Ciao a tutti,
By now most of our members must have read the historical origins of Barga. Located half way up the Serchio valley it has been sitting there trying to stop invasions from the valley floor and from the Apuan Mountains. As a result our hardy ancestors were always able to face adversities, even if it meant going away to England, Scotland and the Americas for a while.....they knew that we, their children would be back. Regardless, I thought I would add....
A little bit of History
• 180 BC: the Romans, based in Pisa, definitively defeat the Ligurians; the Roman penetration into the Valle del Serchio begins.
• 7th cent.: Barga is the fief of the Lombard Rolandinghi family. Later it is part of the Tuscan marquisate as a free Commune favoured by the countess Mathilde of Canossa; the privileges are granted by the Emperor Frederick I Barbarossa.
• 13th cent.: Barga, helped by the Pope and the Pisans, fights to free itself from the rule of Lucca. But in 1236 Lucca, backed by the strength of money and arms, expands its dominion over Garfagnana, dividing it into the three vicarages of Castiglione, Coreglia and Barga. In 1298 Lucca destroys the city walls to punish the smuggling of Barga merchants who, evading custom duties, furnished the Florentines with wool, silk, and sheep’s milk cheese.
• 1328: upon the death of Castruccio Castracani, lord of Lucca, Barga voluntarily submits to the Florentine Republic. The deed (1331) is the consequence of the political crisis in Lucca, and Barga takes advantage of it. The union with Florence brings economic benefits to Barga, such as exemption from many taxes and duties.
• 1436-37: Piccinino, a condottiere under the hire of the Visconti of Milan, lays siege to Barga, using bombards for the first time to open breaches in the walls. But Florence sends another famous condottiere, Francesco Sforza, to help its loyal subjects, and he liberates Barga from the siege. Under the protection of the great military and financial might of Florence, Barga enjoys a long period of peace lasting until the Napoleonic occupation.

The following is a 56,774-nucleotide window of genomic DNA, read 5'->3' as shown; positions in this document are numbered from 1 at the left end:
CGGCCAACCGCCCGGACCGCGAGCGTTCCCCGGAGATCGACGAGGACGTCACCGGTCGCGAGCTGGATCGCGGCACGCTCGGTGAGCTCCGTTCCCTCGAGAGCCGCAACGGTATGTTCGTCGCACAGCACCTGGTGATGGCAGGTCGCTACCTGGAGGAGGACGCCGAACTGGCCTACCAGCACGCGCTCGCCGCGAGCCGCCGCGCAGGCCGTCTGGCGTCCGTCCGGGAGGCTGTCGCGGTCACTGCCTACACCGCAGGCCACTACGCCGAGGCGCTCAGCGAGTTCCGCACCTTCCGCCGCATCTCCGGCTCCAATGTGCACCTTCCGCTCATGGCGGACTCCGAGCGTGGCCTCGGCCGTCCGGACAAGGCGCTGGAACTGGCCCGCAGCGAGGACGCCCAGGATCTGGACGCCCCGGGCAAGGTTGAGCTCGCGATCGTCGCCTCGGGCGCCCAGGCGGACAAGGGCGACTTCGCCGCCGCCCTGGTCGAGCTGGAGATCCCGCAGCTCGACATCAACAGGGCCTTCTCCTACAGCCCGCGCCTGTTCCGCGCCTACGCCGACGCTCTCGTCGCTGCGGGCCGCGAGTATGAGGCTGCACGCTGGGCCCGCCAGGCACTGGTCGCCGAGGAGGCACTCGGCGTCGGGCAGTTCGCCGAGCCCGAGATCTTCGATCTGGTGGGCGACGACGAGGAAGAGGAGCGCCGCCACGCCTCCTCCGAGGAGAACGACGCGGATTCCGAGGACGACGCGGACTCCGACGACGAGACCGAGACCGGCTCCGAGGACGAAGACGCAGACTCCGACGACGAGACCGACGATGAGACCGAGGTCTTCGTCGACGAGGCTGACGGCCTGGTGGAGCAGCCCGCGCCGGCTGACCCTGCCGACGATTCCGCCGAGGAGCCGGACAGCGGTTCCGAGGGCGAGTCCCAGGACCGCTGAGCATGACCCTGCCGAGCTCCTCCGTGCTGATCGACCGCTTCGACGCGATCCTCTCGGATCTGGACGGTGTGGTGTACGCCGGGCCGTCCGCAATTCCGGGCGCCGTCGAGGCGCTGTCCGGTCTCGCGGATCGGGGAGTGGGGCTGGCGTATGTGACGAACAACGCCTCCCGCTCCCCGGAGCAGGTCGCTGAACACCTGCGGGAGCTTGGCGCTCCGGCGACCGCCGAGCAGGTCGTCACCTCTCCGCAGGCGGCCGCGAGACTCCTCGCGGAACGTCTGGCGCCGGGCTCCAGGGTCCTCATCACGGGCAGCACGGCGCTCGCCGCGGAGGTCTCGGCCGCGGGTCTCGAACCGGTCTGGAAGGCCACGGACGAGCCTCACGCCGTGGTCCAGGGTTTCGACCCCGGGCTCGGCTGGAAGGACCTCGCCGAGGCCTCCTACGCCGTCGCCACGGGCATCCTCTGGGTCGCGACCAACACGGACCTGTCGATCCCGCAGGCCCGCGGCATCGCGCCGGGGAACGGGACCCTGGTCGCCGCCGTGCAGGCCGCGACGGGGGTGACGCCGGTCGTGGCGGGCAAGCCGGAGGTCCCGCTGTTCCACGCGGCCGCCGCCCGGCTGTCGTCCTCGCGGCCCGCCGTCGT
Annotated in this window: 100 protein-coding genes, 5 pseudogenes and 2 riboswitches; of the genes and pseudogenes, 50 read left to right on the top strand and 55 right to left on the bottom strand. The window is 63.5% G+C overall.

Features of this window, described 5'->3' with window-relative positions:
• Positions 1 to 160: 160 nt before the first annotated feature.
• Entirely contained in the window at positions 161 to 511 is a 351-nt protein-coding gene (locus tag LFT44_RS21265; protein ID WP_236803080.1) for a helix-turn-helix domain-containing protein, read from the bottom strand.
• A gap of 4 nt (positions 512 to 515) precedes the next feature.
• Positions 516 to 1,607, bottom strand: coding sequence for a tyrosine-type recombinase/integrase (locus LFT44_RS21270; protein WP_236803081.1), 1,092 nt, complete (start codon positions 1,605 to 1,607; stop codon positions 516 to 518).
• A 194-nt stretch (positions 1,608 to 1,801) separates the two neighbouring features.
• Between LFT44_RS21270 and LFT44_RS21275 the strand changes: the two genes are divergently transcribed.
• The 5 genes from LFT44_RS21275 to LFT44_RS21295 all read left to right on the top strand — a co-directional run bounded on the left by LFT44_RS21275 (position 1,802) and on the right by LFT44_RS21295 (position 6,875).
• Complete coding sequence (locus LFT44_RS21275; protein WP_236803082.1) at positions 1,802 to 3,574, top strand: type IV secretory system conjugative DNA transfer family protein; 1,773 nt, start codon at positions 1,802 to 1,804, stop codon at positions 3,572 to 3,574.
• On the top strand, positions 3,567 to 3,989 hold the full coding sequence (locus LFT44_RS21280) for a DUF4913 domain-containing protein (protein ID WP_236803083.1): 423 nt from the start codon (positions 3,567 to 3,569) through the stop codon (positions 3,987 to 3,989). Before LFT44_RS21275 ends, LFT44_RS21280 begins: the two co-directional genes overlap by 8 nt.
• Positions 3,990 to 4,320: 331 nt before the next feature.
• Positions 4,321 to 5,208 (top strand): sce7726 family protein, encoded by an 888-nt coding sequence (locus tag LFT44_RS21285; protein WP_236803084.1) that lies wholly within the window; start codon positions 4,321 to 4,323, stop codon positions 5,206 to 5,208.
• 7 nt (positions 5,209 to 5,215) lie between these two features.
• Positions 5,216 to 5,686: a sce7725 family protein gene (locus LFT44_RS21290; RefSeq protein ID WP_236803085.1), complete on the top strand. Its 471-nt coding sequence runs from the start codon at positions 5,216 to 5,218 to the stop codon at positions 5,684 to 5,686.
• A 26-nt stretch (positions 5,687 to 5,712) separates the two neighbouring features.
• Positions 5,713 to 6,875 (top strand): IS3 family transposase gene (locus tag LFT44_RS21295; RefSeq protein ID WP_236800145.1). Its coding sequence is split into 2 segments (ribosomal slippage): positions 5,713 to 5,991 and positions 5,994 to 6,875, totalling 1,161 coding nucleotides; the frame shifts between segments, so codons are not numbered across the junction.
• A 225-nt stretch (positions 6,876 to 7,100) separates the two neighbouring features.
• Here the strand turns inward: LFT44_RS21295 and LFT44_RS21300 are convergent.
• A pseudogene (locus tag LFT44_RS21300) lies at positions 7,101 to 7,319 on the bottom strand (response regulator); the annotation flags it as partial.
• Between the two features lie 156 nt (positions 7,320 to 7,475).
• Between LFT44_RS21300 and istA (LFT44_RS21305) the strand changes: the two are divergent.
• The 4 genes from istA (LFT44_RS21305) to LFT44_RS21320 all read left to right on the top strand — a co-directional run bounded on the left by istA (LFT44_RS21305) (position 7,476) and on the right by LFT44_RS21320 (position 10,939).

• 1859: the Unification of Italy causes serious economic damage to Barga, which suddenly loses its flourishing trade with the nearby towns belonging to the states of Lucca and Modena. A period of depression ensues, inciting many people to emigrate from Barga. Barga’s history reads like a “Who is who” in the annals of Italy’s history....some names are now famous and part of the fabric that later became the Kingdom of Italy.
Francesco Sforza is one of those that made history, perhaps the equivalent of Superman in our present world, but he was real! And Giulius Caesar; I wonder if he stopped by the Ponte Vecchio in Barga to have a dish of Zuppa di Farro on his way to conquer France and England?
Barga in my mind is what made the Garfagnana.....a region where the wolves and cinghiali roamed the mountains (and still do) searching for the black and white truffles common in the area and in turn being hunted by the “boscaioli” that made a living in the great chestnuts forests surrounding the town. Those boscaioli must have come back to Barga occasionally to choose their mates, ladies as strong as beautiful as the land that gave them birth.
At the top and still part the Garfagnana region is the Lunigiana region, perhaps God’s gift to Italy, a land of valleys and sea and forests and sun and white sparkling Carrara marble and the poetry of the “Cinque terre”. Slowly this part of Italy is being discovered by the rest of Europe....a pity for the rest of us. I wonder how many people know that Napoleone Buonaparte’s family came from the Lunigiana region. In fact the family were originally nobles from San Miniato and were close friends of the Medici. In 1527 there was a rebellion, (the Guelfi and Ghibellini). The Buonaparte backed the wrong side and were kicked out of Florence, but later were reinstated by Alessandro dei Medici.
A branch settled in Sarzana,located in the Lunigiana region of Tuscany and from there, after backing the wrong side once more, they settled in Aiaccio, Corsica, which at the time belonged to Genoa. Eventually Corsica was ceded to France and Napoleon, when 15 years old, became French. The rest is History. Sarzana is only one and one half hour away from Barga and when I go to Tuscany again I tell myself that I will stop there on the way to Viareggio, but I never do...... The picture I enclosed of their yearly festival will have to suffice.
Since I last wrote one of my blurbs, we have had an influx of new members.....great! Some of our members unfortunately lost people close to them. I think both of Pete Tonacci who lost his mother recently and Donna Negri who lost her Jazz virtuoso husband. We will say a prayer for them. In some of the correspondence we talk about another reunion in Barga, but then the will power seems to flag. I actually think I know why..... Ken Caproni is afraid of our car race between his (dream) Lamborghini and my (dream) Maserati up the Spanish steps in Rome, so he is quietly boycotting the reunion.....but I think he is using his famous family to race me with a C 24 Caproni caccia. Ken, what do you think, a horse race at il Ciocco in Barga instead? Pete, Jim, Roberto, Brian, Jack, Julia, what do you think? Next year? When the figs are ripe? Or when the grapes are being picked nel Pieve del Chianti (close to Florence?)